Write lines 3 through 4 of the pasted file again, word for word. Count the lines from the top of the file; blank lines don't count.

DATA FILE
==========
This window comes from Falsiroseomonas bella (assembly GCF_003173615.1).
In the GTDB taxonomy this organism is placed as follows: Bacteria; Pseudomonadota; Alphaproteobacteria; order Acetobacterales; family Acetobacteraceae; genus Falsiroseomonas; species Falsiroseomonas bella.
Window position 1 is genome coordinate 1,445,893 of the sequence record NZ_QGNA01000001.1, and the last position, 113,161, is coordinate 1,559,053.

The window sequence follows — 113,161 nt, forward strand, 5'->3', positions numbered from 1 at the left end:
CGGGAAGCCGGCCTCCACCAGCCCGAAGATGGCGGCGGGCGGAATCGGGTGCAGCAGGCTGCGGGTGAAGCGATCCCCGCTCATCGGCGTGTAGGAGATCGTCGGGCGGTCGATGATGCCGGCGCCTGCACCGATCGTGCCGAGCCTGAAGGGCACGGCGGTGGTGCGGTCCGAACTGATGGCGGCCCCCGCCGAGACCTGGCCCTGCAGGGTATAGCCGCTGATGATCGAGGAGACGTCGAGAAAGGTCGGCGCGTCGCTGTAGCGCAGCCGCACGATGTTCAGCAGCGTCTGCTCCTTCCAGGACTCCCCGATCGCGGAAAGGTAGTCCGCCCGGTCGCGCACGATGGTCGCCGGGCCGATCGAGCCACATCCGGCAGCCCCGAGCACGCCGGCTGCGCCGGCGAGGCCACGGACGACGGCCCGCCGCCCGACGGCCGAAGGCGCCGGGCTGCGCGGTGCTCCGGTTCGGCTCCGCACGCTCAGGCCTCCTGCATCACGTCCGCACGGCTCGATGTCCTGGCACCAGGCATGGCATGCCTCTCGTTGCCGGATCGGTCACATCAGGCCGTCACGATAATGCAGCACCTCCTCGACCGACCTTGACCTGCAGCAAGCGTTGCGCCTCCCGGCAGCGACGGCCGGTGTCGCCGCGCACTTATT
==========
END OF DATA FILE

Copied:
Window position 1 is genome coordinate 1,445,893 of the sequence record NZ_QGNA01000001.1, and the last position, 113,161, is coordinate 1,559,053.

The window sequence follows — 113,161 nt, forward strand, 5'->3', positions numbered from 1 at the left end: